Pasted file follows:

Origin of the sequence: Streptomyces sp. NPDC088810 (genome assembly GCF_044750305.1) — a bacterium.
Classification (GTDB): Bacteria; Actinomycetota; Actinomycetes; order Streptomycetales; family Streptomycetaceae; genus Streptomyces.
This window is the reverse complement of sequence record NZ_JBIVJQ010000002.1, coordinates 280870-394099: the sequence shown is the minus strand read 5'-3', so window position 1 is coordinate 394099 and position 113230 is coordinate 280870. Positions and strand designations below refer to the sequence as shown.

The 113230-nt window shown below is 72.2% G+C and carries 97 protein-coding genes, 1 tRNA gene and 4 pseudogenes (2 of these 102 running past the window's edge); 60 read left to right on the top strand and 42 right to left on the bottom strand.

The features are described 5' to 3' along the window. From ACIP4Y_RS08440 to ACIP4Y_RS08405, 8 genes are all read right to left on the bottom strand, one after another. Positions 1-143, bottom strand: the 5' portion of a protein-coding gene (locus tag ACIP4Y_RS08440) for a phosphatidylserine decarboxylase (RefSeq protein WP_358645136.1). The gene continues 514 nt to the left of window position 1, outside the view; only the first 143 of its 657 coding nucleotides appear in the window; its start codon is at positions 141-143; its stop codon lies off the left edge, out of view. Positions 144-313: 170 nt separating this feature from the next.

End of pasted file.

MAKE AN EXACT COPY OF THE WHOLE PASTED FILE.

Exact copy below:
Origin of the sequence: Streptomyces sp. NPDC088810 (genome assembly GCF_044750305.1) — a bacterium.
Classification (GTDB): Bacteria; Actinomycetota; Actinomycetes; order Streptomycetales; family Streptomycetaceae; genus Streptomyces.
This window is the reverse complement of sequence record NZ_JBIVJQ010000002.1, coordinates 280870-394099: the sequence shown is the minus strand read 5'-3', so window position 1 is coordinate 394099 and position 113230 is coordinate 280870. Positions and strand designations below refer to the sequence as shown.

The 113230-nt window shown below is 72.2% G+C and carries 97 protein-coding genes, 1 tRNA gene and 4 pseudogenes (2 of these 102 running past the window's edge); 60 read left to right on the top strand and 42 right to left on the bottom strand.

The features are described 5' to 3' along the window. From ACIP4Y_RS08440 to ACIP4Y_RS08405, 8 genes are all read right to left on the bottom strand, one after another. Positions 1-143, bottom strand: the 5' portion of a protein-coding gene (locus tag ACIP4Y_RS08440) for a phosphatidylserine decarboxylase (RefSeq protein WP_358645136.1). The gene continues 514 nt to the left of window position 1, outside the view; only the first 143 of its 657 coding nucleotides appear in the window; its start codon is at positions 141-143; its stop codon lies off the left edge, out of view. Positions 144-313: 170 nt separating this feature from the next.